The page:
The Allen and Greenough is still under construction;
so some links may not work quite the way you would expect.
300. In a subordinate clause of a complex sentence
there is a double use of Reflexives.
1. The reflexive may always be used to refer to the Subject of its
own clause (Direct Reflexive): -
- iúdicárí potest
quantum habeat in sé boní cónstantia
(B. G. i. 40), it can be determined how much good firmness possesses (has in itself).
- [Caesar] nóluit eum locum
vacáre, né Germání é suís
fínibus tránsírent (id, i. 28), Caesar did
not wish this place to lie vacant, for fear the Germans would cross over
from their territories.
- sí qua
sígnificátió virtútis élúceat
quam sé similis animus adplicet at adiungat
(Lael. 48), if any sign of virtue shine forth to which a similar
disposition may attach itself.
2. If the Subordinate clause expresses the words or thought of the
subject of the main clause, the reflexive is regularly used to refer to
that Subject (Indirect Reflexive): -
- petiérunt ut sibi
licéret (B. G. i. 30), they begged that it might be
allowed them (the petitioners).
- Iccius núntium mittit, nisi
subsidium sibi submittátur (id. ii. 6), Iccius
sends a message that unless relief be furnished him, etc.
- decima legió eí
grátiás égit, quod dé sé optimum
iúdicium fécisset (id. i. 41). the tenth legion
thanked him because [they said] he had expressed a high opinion of
- sí obsidés ab
eís (the Helvetians) sibi (Caesar, who is the speaker) dentur, sé (Caesar) cum eís pácem esse
factúrum (id. i. 14), [Caesar said that] if hostages
were given him by them he would make peace with them.
NOTE: Sometimes the person or thing to which the reflexive
refers is not the grammatical subject of the main clause, though it is in
effect the subject of discourse: Thus, - cum
ipsí deó nihil minus grátum futúrum sit quam
nón omnibus patére ad sé plácandum viam
(Legg. ii. 25), since to God himself nothing will be less pleasing
then that the way to appease him should not be open to all men.
a. If the subordinate clause does not
express the words or thought of the main subject, the reflexive is not
regularly used, though it is occasionally found: -
- sunt ita multí ut
eós carcer capere nón possit (Cat. ii. 22),
they are so many that the prison cannot hold them. [Here se could not be used; so also in the example
- ibi in proximís víllís
ita bipartító fuérunt, ut Tiberis inter eos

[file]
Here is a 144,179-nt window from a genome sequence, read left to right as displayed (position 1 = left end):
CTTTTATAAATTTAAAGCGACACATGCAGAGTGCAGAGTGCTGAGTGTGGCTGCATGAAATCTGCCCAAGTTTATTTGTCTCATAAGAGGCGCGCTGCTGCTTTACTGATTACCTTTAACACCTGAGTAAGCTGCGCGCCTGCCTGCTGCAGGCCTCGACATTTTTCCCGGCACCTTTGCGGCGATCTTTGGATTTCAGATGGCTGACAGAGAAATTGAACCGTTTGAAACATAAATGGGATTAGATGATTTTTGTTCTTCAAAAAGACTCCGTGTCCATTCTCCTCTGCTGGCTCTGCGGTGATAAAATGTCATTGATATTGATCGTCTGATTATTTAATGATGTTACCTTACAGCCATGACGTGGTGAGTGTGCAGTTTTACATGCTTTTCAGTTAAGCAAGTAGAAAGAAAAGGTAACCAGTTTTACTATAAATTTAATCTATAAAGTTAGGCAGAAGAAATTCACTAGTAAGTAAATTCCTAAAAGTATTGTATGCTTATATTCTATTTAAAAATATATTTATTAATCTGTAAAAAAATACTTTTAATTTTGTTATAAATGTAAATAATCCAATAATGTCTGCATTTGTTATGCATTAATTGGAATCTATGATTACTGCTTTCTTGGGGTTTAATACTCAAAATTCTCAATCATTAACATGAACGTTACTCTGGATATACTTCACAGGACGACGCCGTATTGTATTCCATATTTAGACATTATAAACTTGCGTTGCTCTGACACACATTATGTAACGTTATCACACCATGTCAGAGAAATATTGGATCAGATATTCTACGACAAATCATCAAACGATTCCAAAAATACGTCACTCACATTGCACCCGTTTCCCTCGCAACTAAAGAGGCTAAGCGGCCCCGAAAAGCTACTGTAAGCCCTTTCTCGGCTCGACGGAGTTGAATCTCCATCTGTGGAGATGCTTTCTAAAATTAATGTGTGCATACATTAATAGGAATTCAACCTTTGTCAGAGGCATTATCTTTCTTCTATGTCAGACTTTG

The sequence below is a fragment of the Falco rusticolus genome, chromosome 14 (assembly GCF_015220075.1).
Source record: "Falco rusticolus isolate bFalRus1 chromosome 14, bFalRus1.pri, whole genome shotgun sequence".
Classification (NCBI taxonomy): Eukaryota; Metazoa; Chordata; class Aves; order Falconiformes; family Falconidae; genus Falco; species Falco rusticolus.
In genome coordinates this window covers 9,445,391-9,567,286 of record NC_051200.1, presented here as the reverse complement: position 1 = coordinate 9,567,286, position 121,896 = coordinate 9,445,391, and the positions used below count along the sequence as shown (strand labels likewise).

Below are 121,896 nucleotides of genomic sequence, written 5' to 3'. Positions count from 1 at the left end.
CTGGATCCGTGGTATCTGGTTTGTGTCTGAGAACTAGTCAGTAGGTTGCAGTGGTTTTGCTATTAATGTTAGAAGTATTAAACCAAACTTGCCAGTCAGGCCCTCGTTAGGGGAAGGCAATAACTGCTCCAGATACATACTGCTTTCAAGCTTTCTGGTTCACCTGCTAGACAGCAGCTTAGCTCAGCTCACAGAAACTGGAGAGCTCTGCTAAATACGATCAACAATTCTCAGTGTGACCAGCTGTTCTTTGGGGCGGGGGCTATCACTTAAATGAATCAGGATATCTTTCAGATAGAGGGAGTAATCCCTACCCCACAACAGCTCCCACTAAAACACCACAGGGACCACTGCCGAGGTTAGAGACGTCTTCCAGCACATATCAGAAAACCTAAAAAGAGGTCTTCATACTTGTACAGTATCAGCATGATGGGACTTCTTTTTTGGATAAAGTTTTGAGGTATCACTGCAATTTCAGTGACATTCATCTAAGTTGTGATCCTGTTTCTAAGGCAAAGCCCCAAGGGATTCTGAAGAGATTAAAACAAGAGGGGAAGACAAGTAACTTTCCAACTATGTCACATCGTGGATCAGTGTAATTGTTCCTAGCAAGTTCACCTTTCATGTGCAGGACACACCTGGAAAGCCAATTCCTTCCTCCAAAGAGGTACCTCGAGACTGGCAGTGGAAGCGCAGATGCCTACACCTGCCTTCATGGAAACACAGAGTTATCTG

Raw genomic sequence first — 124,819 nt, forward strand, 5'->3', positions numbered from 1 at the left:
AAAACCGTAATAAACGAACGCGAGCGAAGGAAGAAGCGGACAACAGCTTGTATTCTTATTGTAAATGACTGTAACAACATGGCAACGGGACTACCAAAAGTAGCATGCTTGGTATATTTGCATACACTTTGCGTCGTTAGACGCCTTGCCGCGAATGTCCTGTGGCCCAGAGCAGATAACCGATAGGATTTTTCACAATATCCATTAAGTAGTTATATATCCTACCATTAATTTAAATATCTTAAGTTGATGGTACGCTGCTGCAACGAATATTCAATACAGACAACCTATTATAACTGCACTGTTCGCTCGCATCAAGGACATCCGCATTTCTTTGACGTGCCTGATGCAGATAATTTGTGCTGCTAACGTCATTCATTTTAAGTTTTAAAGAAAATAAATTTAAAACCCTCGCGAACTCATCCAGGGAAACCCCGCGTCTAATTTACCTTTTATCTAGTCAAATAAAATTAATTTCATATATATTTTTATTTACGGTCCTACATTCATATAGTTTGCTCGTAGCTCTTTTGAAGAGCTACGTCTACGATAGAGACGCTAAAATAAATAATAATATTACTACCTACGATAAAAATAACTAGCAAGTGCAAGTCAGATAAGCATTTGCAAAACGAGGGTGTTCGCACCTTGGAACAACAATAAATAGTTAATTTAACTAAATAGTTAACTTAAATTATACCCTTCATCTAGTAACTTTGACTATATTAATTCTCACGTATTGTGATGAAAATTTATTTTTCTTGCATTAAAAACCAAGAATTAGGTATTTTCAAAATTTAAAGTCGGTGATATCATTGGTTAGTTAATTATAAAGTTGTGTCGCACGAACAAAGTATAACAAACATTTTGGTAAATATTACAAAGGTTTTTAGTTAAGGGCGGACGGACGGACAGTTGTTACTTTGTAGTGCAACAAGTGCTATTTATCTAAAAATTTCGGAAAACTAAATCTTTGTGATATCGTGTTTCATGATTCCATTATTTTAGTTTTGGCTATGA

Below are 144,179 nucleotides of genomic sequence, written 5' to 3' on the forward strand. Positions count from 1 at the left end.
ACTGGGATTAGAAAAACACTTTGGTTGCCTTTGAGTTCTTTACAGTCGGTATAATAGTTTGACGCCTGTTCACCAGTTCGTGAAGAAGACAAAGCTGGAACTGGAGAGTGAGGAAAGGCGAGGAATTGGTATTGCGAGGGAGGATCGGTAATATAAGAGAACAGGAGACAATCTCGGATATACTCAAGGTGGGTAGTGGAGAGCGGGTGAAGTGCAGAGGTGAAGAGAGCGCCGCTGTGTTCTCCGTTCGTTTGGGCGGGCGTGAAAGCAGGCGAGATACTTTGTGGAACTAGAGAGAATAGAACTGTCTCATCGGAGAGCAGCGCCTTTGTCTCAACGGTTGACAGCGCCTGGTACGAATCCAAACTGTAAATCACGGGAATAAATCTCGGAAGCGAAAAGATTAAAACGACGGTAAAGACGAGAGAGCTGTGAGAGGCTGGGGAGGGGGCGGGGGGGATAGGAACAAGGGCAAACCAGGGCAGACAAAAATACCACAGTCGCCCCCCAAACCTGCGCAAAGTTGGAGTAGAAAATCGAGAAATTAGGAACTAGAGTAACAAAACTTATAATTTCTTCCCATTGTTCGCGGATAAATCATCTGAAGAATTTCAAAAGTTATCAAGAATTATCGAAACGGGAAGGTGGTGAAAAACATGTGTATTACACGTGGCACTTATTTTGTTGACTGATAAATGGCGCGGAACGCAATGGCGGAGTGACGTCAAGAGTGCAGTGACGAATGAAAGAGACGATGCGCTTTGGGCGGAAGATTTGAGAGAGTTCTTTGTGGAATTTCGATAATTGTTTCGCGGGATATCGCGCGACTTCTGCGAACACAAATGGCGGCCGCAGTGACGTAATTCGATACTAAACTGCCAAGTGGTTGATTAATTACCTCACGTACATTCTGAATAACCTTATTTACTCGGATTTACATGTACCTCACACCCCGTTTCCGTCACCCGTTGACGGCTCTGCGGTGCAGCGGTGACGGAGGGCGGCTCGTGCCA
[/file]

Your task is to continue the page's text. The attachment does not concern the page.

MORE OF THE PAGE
póns interesset (id. iii. 5), there they stationed
themselves in the nearest farmhouses, in two divisions, in such a manner
that the Tiber and the bridge were between them (the divisions).
- nón fuit eó contentus quod
eí praeter spem acciderat (Manil. 25), he was not
content with that which had happened to him beyond his hope.
- Compare: quí fit,
Maecénás, ut némó, quam sibi sortem seu
ratió dederit seu fors obiécerit, illá contentus
vívat (Hor. S. i. 1. 1), how comes it, Maecenas, that
nobody lives contented with that lot which choice has assigned him or
chance has thrown in his way? [Here sibi is used to put the thought
into the mind of the discontented man.]
b. Ipse is often (is rarely) used instead of an indirect
reflexive, either to avoid ambiguity or from carelessness; and in
later writers is sometimes found instead of the direct reflexive: -
- cúr dé suá
virtúte aut dé ipsíus díligentiá
déspérárent (B. G. i. 40), why (he asked) should they despair of their own courage or his diligence?
- omnia aut ipsós aut
hostés populátós (Q. C. iii. 5. 6), [they said
that] either they themselves or the enemy had laid all waste.
- quí sé ex hís, minus
timidós exístimárí volébant, nón
sé hostem verérí, sed angustiás,
itineris et mágnitúdinem silvárum quae
intercéderent inter ipsós (the persons referred to by sé above) atque Ariovistum ... timére
dícébant (B. G. i. 39), those of them who wished
to be thought less timid said they did not fear the enemy, but were afraid
of the narrows and the vast extent of the forests which were between
themselves and Ariovistus.
- audístis núper dícere
légátós Tyndaritánós Mercurium
quí sacrís anniversariís apud eós
colerétur esse sublátum (Verr. iv. 84), you have
just heard the ambassadors from Tyndaris say that the statue of Mercury
which was worshipped with annual rites among them was taken away.
[Here Cicero wavers between apud eós
colébátur, a remark of his own, and apud sé colerétur, the words of
the ambassadors. eos does not
strictly refer to the ambassadors, but to the people - the